International Supply Chain Benchmarking Project
As a key action under the National Freight and Supply Chain Strategy, international benchmarking helps us evaluate the performance of Australian supply chains. The project delivers on industry calls for benchmarking made during the development of the National Freight and Supply Chain Strategy, and fills a gap in supply chain performance evaluation.
Comparing how different commodities reach their destination - whether in Australia or international export markets - helps us to identify adjustments to improve outcomes and increase competitiveness for Australian producers.
The international benchmarking project aims to provide stakeholders with simple, repeatable and accessible benchmarking information that can:
- enhance collaboration and co-ordination to integrate and optimise supply chain outcomes;
- inform policy and planning to support sustainable investment and effective regulation;
- improve efficiency and international competitiveness, enabled by data transparency.
Building upon a 2019 pilot study, the Department is taking an iterative approach to this project. Undertaking deep dive international benchmarking studies on key commodities, as well as working with CSIRO to provide an online benchmarking tool (TraNSIT).
International Benchmarking Deep Dive Studies
Working closely with industry and government stakeholders, the series of deep dive studies compare Australia’s nationally significant supply chains with relevant international competitors to provide insights into best practice and potential opportunities for reform in Australia.
So far, the project has completed deep dive studies on the waste and wine supply chains, with publication of studies on grain and cement expected in late 2020. The video below, highlights some of the insights from the deep dive into waste supply chains:
Download the pilot study report:
- International Comparison of Australia's Freight and Supply Chain Performance PDF: 4.7 MB
|Waste||Australia generates a significant amount of waste per capita (~10% heavy vehicles carry waste). Household waste compares more favourably, though Denmark and Wales divert more from landfill than Australia due to use of waste to energy.||Freight component of waste supply chain is relatively efficient, despite long distances to landfill. Waste system design impacts freight efficiency and trade-off between efficient handling and achieving desired environmental outcomes.||Australia compares more favourably in terms of unit cost per tonne for recycling and organics. Best practices in waste indicate opportunities to improve in terms of data collection, stakeholder alignment and planning for desired environmental outcomes.|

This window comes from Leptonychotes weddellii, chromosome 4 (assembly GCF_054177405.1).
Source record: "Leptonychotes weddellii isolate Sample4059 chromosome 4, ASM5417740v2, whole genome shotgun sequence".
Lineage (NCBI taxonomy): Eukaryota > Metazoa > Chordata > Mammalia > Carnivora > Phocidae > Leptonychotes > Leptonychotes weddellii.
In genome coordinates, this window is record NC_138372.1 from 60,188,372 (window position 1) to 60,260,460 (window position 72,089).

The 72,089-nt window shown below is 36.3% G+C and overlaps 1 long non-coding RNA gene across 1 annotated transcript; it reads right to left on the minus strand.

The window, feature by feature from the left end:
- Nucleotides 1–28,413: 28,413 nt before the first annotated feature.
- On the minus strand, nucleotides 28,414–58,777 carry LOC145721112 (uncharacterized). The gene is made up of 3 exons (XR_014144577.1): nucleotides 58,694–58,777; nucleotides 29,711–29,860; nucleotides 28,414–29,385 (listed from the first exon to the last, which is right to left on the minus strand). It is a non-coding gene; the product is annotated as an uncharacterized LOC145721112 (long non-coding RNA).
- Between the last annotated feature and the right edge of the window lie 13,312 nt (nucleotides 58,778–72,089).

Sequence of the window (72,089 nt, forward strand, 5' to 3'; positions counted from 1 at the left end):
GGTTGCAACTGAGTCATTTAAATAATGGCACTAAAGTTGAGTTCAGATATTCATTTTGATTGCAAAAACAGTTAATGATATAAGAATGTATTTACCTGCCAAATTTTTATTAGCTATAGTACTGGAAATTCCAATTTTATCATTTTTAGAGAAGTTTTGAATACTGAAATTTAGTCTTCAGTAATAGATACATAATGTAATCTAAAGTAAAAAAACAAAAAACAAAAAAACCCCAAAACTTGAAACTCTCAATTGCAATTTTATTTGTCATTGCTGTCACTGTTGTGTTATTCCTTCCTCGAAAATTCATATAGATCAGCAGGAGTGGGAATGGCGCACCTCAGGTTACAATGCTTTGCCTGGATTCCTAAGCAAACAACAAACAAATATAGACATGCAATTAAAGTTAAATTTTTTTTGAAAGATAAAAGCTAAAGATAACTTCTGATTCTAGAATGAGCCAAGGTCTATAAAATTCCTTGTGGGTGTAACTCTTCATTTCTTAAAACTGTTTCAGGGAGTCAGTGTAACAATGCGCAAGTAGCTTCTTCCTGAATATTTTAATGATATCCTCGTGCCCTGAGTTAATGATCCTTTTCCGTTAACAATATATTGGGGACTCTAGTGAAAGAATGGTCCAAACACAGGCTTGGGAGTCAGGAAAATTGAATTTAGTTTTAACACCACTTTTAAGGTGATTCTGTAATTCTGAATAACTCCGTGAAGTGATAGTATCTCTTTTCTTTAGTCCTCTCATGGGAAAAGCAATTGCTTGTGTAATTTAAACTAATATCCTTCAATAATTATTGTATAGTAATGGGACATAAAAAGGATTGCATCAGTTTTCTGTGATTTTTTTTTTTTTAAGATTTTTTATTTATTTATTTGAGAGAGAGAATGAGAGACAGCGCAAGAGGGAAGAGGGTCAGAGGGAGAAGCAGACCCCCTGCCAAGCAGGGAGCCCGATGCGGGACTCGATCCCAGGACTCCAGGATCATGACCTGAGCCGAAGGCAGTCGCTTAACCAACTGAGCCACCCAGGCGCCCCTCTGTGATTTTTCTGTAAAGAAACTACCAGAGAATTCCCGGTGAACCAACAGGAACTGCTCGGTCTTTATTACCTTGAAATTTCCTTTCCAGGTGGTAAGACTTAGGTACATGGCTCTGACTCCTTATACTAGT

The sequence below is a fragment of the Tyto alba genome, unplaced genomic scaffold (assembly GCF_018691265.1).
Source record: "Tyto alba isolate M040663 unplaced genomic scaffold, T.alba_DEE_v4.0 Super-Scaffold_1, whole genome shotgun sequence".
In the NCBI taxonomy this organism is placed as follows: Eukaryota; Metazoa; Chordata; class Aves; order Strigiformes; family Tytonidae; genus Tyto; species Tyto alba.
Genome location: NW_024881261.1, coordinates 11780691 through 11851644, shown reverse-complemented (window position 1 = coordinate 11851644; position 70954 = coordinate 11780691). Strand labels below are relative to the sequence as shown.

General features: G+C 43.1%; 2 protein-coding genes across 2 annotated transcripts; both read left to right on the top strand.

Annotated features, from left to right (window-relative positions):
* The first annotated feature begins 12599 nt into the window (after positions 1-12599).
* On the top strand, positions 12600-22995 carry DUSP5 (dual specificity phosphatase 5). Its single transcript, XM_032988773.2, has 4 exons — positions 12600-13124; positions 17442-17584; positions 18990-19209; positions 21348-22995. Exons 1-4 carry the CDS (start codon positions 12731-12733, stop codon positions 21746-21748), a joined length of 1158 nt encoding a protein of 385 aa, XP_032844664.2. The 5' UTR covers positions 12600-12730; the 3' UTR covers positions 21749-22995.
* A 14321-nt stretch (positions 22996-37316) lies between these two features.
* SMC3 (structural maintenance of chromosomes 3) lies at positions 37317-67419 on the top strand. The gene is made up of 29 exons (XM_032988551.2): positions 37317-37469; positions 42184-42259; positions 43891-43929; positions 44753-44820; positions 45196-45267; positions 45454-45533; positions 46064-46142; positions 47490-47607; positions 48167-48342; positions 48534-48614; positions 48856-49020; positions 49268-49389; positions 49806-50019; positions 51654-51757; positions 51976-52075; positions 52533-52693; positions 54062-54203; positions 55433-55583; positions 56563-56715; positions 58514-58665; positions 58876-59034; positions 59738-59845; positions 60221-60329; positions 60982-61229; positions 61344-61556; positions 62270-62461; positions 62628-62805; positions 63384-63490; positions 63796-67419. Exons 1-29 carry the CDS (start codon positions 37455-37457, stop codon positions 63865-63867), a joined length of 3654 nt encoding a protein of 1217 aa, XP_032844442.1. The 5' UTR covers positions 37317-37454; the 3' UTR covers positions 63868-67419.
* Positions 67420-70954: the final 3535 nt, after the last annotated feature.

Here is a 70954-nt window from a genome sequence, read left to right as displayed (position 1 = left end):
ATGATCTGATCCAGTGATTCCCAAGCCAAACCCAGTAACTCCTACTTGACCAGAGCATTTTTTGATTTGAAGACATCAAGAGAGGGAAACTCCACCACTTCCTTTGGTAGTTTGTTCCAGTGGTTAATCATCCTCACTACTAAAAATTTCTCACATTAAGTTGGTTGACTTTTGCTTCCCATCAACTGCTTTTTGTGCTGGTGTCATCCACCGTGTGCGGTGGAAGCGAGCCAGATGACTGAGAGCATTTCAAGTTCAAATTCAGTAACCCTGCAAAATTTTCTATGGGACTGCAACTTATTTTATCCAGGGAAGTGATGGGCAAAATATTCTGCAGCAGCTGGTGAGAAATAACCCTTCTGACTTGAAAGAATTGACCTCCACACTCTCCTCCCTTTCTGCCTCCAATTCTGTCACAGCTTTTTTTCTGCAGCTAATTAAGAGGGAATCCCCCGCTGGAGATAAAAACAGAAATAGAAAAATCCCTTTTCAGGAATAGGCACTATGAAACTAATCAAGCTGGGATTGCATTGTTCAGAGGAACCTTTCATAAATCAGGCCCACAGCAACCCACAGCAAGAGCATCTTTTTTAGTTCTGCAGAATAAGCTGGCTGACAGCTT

|Wine||Australia exports two-thirds of its 1.4 billion litres of wine produced – half in bulk – predominantly to the UK, China and US. Australian wine supply chain is efficient (by unit cost) compared with California and Bordeaux.||Key supply chain differences:
||For finished goods (particularly export), general container freight supply chain efficiency is a greater influence on efficiency than wine specific factors. Industry indicates material movement is relatively efficient, with appropriate Government support and trade facilitation.|
|Grain||Report forthcoming||Report forthcoming||Report forthcoming|
|Cement||Report forthcoming||Report forthcoming||Report forthcoming|
CSIRO Benchmarking Tool
The Department of Infrastructure, Transport, Regional Development and Communications and Regional Development has engaged the Commonwealth Scientific and Industrial Research Organisation (CSIRO) to develop a Benchmarking Tool to provide baseline data across a number of commodity supply chains in Australia, for future international benchmarking.
This project builds on the CSIRO Transport Network Strategic Investment Tool (TraNSIT), providing insights on a range of supply chain indicators, helping us evaluate supply chain performance, from production to markets at different locations, and understand the costs and opportunities. This will also provide a robust basis mechanism to identify other priorities for further supply chain research and international comparison.
An online tool will enable users to navigate the benchmarks to support their own supply chain evaluations and gain a greater understanding of how our supply chains operate.
Next phases of the project involve delivery of an online benchmarking tool, and further deep dives on priority commodities.
For further information contact: email@example.com.